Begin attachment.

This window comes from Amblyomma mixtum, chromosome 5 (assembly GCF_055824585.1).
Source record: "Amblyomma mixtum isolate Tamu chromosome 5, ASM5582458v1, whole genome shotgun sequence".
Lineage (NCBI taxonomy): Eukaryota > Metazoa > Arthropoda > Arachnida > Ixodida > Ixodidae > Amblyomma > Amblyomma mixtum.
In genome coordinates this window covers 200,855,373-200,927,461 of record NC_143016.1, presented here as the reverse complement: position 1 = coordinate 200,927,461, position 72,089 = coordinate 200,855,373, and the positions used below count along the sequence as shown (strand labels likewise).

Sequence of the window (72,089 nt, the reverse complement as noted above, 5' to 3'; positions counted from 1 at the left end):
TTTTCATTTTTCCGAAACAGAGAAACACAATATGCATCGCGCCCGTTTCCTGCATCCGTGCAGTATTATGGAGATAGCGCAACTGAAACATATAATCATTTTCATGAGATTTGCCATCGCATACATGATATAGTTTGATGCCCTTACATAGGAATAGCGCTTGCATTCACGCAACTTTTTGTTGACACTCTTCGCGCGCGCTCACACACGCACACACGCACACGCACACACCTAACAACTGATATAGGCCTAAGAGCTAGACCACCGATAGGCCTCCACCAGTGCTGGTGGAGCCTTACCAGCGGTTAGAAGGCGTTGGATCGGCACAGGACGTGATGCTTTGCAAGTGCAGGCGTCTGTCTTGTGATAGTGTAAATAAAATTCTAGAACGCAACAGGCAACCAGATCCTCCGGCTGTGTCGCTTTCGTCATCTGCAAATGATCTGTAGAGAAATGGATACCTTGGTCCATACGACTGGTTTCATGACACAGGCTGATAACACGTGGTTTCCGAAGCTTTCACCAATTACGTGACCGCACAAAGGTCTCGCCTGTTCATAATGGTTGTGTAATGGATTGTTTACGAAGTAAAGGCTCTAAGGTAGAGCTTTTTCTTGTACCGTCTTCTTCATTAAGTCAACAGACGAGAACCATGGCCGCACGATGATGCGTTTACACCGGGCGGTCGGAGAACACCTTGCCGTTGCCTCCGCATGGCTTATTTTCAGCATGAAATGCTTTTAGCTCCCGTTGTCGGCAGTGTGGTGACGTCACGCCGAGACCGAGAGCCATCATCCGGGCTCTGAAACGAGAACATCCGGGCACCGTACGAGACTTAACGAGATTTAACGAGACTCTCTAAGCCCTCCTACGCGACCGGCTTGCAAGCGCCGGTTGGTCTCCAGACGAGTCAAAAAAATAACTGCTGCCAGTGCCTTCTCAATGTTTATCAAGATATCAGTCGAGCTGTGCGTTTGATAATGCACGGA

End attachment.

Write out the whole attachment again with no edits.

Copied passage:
This window comes from Amblyomma mixtum, chromosome 5 (assembly GCF_055824585.1).
Source record: "Amblyomma mixtum isolate Tamu chromosome 5, ASM5582458v1, whole genome shotgun sequence".
Lineage (NCBI taxonomy): Eukaryota > Metazoa > Arthropoda > Arachnida > Ixodida > Ixodidae > Amblyomma > Amblyomma mixtum.
In genome coordinates this window covers 200,855,373-200,927,461 of record NC_143016.1, presented here as the reverse complement: position 1 = coordinate 200,927,461, position 72,089 = coordinate 200,855,373, and the positions used below count along the sequence as shown (strand labels likewise).

Sequence of the window (72,089 nt, the reverse complement as noted above, 5' to 3'; positions counted from 1 at the left end):
TTTTCATTTTTCCGAAACAGAGAAACACAATATGCATCGCGCCCGTTTCCTGCATCCGTGCAGTATTATGGAGATAGCGCAACTGAAACATATAATCATTTTCATGAGATTTGCCATCGCATACATGATATAGTTTGATGCCCTTACATAGGAATAGCGCTTGCATTCACGCAACTTTTTGTTGACACTCTTCGCGCGCGCTCACACACGCACACACGCACACGCACACACCTAACAACTGATATAGGCCTAAGAGCTAGACCACCGATAGGCCTCCACCAGTGCTGGTGGAGCCTTACCAGCGGTTAGAAGGCGTTGGATCGGCACAGGACGTGATGCTTTGCAAGTGCAGGCGTCTGTCTTGTGATAGTGTAAATAAAATTCTAGAACGCAACAGGCAACCAGATCCTCCGGCTGTGTCGCTTTCGTCATCTGCAAATGATCTGTAGAGAAATGGATACCTTGGTCCATACGACTGGTTTCATGACACAGGCTGATAACACGTGGTTTCCGAAGCTTTCACCAATTACGTGACCGCACAAAGGTCTCGCCTGTTCATAATGGTTGTGTAATGGATTGTTTACGAAGTAAAGGCTCTAAGGTAGAGCTTTTTCTTGTACCGTCTTCTTCATTAAGTCAACAGACGAGAACCATGGCCGCACGATGATGCGTTTACACCGGGCGGTCGGAGAACACCTTGCCGTTGCCTCCGCATGGCTTATTTTCAGCATGAAATGCTTTTAGCTCCCGTTGTCGGCAGTGTGGTGACGTCACGCCGAGACCGAGAGCCATCATCCGGGCTCTGAAACGAGAACATCCGGGCACCGTACGAGACTTAACGAGATTTAACGAGACTCTCTAAGCCCTCCTACGCGACCGGCTTGCAAGCGCCGGTTGGTCTCCAGACGAGTCAAAAAAATAACTGCTGCCAGTGCCTTCTCAATGTTTATCAAGATATCAGTCGAGCTGTGCGTTTGATAATGCACGGA